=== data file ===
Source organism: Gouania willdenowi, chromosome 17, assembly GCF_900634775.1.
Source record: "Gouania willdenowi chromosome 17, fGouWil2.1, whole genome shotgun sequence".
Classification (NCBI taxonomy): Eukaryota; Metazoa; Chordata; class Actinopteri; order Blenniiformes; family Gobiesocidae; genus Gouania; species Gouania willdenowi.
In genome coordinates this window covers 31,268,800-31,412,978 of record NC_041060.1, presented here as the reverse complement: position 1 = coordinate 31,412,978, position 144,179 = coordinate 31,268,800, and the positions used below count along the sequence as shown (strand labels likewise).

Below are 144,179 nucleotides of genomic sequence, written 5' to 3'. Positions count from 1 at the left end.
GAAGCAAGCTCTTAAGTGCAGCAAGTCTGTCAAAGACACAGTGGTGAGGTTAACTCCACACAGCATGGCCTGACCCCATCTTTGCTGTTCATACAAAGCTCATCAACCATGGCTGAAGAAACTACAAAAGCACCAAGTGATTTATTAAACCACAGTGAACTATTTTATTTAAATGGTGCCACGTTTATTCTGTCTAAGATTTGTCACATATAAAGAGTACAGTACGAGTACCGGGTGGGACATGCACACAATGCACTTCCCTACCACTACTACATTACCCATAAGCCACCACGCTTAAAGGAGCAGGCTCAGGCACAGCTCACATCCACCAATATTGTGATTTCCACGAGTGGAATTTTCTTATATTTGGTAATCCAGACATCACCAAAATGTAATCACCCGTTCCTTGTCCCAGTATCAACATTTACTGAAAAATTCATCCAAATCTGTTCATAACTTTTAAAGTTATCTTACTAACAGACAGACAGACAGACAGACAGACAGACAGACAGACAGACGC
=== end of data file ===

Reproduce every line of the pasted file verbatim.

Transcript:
Source organism: Gouania willdenowi, chromosome 17, assembly GCF_900634775.1.
Source record: "Gouania willdenowi chromosome 17, fGouWil2.1, whole genome shotgun sequence".
Classification (NCBI taxonomy): Eukaryota; Metazoa; Chordata; class Actinopteri; order Blenniiformes; family Gobiesocidae; genus Gouania; species Gouania willdenowi.
In genome coordinates this window covers 31,268,800-31,412,978 of record NC_041060.1, presented here as the reverse complement: position 1 = coordinate 31,412,978, position 144,179 = coordinate 31,268,800, and the positions used below count along the sequence as shown (strand labels likewise).

Below are 144,179 nucleotides of genomic sequence, written 5' to 3'. Positions count from 1 at the left end.
GAAGCAAGCTCTTAAGTGCAGCAAGTCTGTCAAAGACACAGTGGTGAGGTTAACTCCACACAGCATGGCCTGACCCCATCTTTGCTGTTCATACAAAGCTCATCAACCATGGCTGAAGAAACTACAAAAGCACCAAGTGATTTATTAAACCACAGTGAACTATTTTATTTAAATGGTGCCACGTTTATTCTGTCTAAGATTTGTCACATATAAAGAGTACAGTACGAGTACCGGGTGGGACATGCACACAATGCACTTCCCTACCACTACTACATTACCCATAAGCCACCACGCTTAAAGGAGCAGGCTCAGGCACAGCTCACATCCACCAATATTGTGATTTCCACGAGTGGAATTTTCTTATATTTGGTAATCCAGACATCACCAAAATGTAATCACCCGTTCCTTGTCCCAGTATCAACATTTACTGAAAAATTCATCCAAATCTGTTCATAACTTTTAAAGTTATCTTACTAACAGACAGACAGACAGACAGACAGACAGACAGACAGACAGACGC